August 2009
Volume 9, Issue 8
Vision Sciences Society Annual Meeting Abstract  |   August 2009
An ecological valence theory of human color preferences
Author Affiliations
  • Karen B. Schloss
    Department of Psychology, University of California, Berkeley
  • Stephen E. Palmer
    Department of Psychology, University of California, Berkeley
Journal of Vision August 2009, Vol.9, 358. doi:
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      Karen B. Schloss, Stephen E. Palmer; An ecological valence theory of human color preferences. Journal of Vision 2009;9(8):358.

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      © ARVO (1962-2015); The Authors (2016-present)

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We studied color preferences for 37 colors: 8 hues x 4 brightness/saturation levels plus five grays. Average color preference for saturated, desaturated, and light colors was a relatively smooth function of hue with a strong peak at blue and a trough at chartreuse. The hue function differed for dark colors: dark orange and yellow were much less preferred, and dark red and green were somewhat more preferred. Males preferred saturated colors to desaturated ones, whereas females preferred desaturated colors to saturated ones. Male-female differences were highly correlated with rated activeness/passiveness of colors (r=0.73), with males preferring active colors. People with greater color expertise preferred chromatic colors more than novices, but both preferred achromatic colors equally. Despite enormous individual differences, hue preference was relatively stable within observers across brightness/saturation levels (average r=0.35). Hue preference was also relatively stable across contextual objects: walls, trim, couches, pillows, shirts/blouses, ties/scarves (average r=0.65). A colorimetric model based on yellowness/blueness, saturation and brightness/darkness explained 60% of the group variance, whereas an emotional-association model based on calmness, courageousness, and frustratedness of colors explained 79%. We also tested an ecological-valence model, hypothesizing that people like colors that remind them of positive things (sky, trees) and dislike colors that remind them of negative things (vomit, feces). We asked participants to name all the objects that came to mind for each presented color and later obtained ratings of how positive/negative they felt about each object. We then weighted the average valence for each object by the frequency with which it was reported for each color. Color preference was strongly related to this weighted object valence measure (r=0.83), suggesting that color preference may be analogous to taste in food: a heuristic designed to help guide us toward potentially beneficial objects and situations and away from potentially harmful ones.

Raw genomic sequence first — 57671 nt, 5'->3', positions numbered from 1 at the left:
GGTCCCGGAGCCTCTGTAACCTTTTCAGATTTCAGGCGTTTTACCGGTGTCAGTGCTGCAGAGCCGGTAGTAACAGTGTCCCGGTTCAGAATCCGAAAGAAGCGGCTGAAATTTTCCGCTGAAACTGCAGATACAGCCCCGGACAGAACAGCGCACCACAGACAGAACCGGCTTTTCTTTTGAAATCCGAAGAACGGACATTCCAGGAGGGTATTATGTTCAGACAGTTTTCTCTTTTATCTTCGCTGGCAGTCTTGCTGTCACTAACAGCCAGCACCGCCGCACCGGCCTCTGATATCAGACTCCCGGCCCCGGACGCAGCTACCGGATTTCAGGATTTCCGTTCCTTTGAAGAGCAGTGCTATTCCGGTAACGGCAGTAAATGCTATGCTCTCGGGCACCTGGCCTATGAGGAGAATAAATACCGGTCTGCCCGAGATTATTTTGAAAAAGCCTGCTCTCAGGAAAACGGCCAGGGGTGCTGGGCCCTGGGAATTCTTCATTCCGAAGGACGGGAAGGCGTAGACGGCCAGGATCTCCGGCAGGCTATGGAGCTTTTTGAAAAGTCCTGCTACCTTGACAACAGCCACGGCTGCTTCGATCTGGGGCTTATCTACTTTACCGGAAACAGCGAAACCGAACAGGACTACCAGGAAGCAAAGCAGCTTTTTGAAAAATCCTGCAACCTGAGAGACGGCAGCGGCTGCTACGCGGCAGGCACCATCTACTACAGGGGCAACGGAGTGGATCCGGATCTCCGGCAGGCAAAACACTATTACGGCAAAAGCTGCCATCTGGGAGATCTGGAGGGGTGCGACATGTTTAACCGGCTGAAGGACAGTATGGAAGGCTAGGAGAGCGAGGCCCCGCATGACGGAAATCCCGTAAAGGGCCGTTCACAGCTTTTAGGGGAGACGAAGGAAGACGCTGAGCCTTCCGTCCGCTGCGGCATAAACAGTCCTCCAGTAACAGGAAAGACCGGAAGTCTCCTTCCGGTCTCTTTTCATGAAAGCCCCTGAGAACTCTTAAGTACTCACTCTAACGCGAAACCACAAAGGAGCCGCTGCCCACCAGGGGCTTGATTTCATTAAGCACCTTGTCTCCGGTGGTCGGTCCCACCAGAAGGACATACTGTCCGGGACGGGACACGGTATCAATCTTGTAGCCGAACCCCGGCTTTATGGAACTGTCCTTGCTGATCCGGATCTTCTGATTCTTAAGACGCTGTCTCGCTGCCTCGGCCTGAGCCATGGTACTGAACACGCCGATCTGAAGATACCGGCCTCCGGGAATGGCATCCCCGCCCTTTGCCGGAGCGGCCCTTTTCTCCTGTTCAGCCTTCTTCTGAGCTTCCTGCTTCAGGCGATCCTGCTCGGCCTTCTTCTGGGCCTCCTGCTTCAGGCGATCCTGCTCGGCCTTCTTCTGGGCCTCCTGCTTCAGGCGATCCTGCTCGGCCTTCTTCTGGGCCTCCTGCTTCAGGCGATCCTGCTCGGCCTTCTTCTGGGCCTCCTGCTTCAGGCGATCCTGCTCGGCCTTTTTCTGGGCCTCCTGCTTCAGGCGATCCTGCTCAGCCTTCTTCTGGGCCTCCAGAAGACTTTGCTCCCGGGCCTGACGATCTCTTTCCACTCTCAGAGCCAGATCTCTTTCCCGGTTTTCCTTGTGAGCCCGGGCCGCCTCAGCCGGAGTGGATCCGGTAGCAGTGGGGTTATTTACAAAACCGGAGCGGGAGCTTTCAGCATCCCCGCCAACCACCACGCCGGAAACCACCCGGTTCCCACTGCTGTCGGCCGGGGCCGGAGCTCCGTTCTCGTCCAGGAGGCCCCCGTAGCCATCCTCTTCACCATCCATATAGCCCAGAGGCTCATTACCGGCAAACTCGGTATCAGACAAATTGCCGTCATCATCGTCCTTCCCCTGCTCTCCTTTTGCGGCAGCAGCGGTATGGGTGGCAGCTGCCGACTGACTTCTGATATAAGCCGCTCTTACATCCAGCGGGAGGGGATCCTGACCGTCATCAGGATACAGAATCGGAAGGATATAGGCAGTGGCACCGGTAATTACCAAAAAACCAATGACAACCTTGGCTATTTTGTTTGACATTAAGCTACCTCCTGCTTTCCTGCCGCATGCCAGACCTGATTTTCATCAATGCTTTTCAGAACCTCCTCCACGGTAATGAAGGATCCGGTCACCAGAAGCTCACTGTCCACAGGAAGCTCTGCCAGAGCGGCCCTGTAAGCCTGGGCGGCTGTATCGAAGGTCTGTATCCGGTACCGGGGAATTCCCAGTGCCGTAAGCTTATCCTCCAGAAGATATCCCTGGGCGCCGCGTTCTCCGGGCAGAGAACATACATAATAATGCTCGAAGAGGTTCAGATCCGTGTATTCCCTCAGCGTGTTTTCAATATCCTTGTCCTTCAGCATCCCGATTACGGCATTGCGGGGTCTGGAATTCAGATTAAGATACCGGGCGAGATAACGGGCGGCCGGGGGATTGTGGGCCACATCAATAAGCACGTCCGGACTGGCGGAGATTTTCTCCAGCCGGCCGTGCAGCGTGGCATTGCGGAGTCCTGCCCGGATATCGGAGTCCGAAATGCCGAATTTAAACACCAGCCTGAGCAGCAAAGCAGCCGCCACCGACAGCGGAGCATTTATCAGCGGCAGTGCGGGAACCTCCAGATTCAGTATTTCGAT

Schloss, K. B. Palmer, S. E. (2009). An ecological valence theory of human color preferences [Abstract]. Journal of Vision, 9(8):358, 358a,, doi:10.1167/9.8.358. [CrossRef]
 NSF grant BCS-0745820, Google.

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